When a business successfully passes its start-up infancy period, and, gains some traction during the tenuous early times, it is likely an appropriate time to celebrate (just a little) and to start planning for the business’ next steps — the more intermediate-term objectives denoted in the business’ original business plan.
Businesses looking to finance a well-thought-out expansion plan are advised to check out a specific financial instrument designed for this specific purpose — the Business Expansion Loan. The narrative that follows details the ways in which a small, newer business can obtain the working capital required to implement the necessary steps towards expansion.
It is noted that securing financing at this stage in the business cycle is often much less restrictive (and often less expensive) than when the business first opened. A business interested in borrowing money that has even a limited amount of verifiable success is always preferred to a business with none.
What Is a Business Expansion Loan?
The purpose of a business expansion loan is to provide the funds — the working capital — for a business to manage its organic growth or to strategically implement a business expansion plan in accordance with its schedule.
Business expansion loans are great financing options for any size (or any type) of business; however, they are most often used by small businesses. The primary underwriting requirement for business expansion loans is that the business being financed must be deemed as established.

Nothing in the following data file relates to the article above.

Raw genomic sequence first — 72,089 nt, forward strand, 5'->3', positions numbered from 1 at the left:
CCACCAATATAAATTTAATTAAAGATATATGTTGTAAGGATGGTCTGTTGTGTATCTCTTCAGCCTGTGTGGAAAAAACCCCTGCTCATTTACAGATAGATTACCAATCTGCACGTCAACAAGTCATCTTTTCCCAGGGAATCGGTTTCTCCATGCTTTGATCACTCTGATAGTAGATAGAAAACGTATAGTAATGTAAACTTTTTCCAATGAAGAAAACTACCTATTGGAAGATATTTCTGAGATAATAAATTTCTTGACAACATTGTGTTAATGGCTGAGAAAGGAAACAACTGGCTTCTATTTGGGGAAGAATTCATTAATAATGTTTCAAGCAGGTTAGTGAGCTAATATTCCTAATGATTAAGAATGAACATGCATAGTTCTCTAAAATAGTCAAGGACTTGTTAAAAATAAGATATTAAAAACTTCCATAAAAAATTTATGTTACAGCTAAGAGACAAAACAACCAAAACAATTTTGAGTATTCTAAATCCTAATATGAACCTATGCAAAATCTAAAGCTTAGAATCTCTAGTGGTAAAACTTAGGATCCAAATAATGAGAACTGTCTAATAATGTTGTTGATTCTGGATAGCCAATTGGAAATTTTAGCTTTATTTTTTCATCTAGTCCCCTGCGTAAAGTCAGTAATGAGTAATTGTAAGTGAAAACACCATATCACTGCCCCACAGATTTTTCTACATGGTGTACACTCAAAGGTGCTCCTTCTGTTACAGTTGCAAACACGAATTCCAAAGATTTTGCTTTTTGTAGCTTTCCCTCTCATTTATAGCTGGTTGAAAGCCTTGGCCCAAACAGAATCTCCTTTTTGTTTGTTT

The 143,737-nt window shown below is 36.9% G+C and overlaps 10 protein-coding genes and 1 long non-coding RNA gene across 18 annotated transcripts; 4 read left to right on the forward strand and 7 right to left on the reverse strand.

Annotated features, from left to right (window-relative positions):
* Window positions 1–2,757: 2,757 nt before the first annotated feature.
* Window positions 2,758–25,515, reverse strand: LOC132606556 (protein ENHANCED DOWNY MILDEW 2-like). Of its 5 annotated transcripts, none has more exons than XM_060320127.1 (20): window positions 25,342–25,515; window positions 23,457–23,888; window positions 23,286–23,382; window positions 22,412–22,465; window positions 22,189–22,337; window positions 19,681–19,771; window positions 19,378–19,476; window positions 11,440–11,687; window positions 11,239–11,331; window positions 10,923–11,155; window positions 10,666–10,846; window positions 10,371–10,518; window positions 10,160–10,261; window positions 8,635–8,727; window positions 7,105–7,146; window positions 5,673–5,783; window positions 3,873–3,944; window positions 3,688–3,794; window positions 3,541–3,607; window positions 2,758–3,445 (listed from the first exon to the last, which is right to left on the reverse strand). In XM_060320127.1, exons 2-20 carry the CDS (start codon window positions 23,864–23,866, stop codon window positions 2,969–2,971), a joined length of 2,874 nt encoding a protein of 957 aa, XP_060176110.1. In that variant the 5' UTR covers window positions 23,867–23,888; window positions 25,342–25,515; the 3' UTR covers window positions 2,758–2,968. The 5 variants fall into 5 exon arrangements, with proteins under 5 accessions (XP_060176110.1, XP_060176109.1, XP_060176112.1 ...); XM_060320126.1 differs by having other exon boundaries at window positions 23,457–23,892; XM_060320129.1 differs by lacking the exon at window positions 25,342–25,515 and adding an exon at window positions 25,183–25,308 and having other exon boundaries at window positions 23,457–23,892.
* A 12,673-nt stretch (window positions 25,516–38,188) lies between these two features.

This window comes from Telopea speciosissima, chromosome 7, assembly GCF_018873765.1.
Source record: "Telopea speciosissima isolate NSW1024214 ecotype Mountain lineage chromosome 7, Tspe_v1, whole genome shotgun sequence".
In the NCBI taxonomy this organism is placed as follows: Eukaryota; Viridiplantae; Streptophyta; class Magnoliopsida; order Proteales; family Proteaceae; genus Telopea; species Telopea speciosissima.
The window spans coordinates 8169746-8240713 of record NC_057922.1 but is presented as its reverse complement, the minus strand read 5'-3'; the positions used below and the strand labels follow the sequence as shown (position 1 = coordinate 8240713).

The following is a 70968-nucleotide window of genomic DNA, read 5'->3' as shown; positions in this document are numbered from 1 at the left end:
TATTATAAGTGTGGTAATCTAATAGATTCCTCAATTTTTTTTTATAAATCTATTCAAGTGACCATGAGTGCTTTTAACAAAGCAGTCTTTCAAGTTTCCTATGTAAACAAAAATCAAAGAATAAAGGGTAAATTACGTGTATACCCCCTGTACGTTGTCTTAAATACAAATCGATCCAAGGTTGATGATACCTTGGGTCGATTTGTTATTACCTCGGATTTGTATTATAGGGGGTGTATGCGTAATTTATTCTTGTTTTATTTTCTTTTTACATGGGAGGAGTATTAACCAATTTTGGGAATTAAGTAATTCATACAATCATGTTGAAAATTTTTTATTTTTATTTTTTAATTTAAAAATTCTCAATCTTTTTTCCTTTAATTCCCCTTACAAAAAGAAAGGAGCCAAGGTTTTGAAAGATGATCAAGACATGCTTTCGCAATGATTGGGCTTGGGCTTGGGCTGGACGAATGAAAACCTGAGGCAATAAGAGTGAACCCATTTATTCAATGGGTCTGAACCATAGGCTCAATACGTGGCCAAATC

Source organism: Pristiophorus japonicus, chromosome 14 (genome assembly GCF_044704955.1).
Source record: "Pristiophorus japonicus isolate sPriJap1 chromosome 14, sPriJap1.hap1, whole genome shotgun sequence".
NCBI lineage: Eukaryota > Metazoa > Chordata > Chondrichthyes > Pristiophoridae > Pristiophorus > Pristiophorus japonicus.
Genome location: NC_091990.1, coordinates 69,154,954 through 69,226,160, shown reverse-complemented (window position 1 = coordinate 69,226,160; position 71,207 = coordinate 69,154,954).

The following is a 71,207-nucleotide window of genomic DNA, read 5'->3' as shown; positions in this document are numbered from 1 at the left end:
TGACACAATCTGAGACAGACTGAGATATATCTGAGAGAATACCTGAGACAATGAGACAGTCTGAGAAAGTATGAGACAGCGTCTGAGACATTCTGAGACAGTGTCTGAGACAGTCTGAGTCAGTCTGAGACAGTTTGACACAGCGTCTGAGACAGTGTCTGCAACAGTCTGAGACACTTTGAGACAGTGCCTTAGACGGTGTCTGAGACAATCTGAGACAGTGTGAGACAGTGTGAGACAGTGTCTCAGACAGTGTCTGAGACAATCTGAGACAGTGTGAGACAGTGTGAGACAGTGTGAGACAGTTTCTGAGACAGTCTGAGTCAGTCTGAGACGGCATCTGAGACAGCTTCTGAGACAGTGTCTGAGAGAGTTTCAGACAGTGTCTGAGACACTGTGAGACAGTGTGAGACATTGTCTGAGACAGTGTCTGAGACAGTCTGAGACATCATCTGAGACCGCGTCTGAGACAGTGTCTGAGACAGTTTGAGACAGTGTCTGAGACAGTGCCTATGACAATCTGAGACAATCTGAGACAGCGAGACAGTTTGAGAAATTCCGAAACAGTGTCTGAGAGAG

Borrowers/businesses are advised to carefully research the requirements for available business expansion loans because the term “established” is a relative one. Stay vigilant as the definition of an established business may differ from lender to lender.
Business Expansion Loan Documentation Requirements
When a small business owner or entrepreneur has finished his or her due diligence (regarding their selection of expansion loan programs) and planning (in terms of the business’ expansion), he or she is ready to begin the loan application process. The first step is to gather the paperwork required for an underwriter to make a final loan decision. This required documentation generally includes –
A Business Expansion Plan. It is critical for business owners to clearly document the business’ original plans and the business’ expansion plans. These documents reveal to the lender the business’ exact intentions.
The Business’ Legal Documents. Lending institutions generally want to confirm that a business is operating within the legal limits of the law. However, it is noted that the required paperwork differs for corporations, partnerships, limited liability partnerships, and sole proprietorships, as well as other legal entities. Legal documents typically include a business license (if required), and any other relevant executed contract or commercial lease.
Available Collateral (if any). Some lending institutions require the pledging of an asset as collateral, however, many offer funding without a collateral requirement. Before applying for a business expansion loan, verify what assets, if any, may be available if the collateral is required.
Tax Returns. Lenders generally require the submission of business and personal returns to cover the last 3 years. Tax returns provide underwriters with the information required to make a sound, underwriting decision.
A Business Credit Report. A verifiable, solid business credit history is enormously helpful towards gaining an expansion loan approval. If you have not already begun to establish a business credit history, now is the time to begin.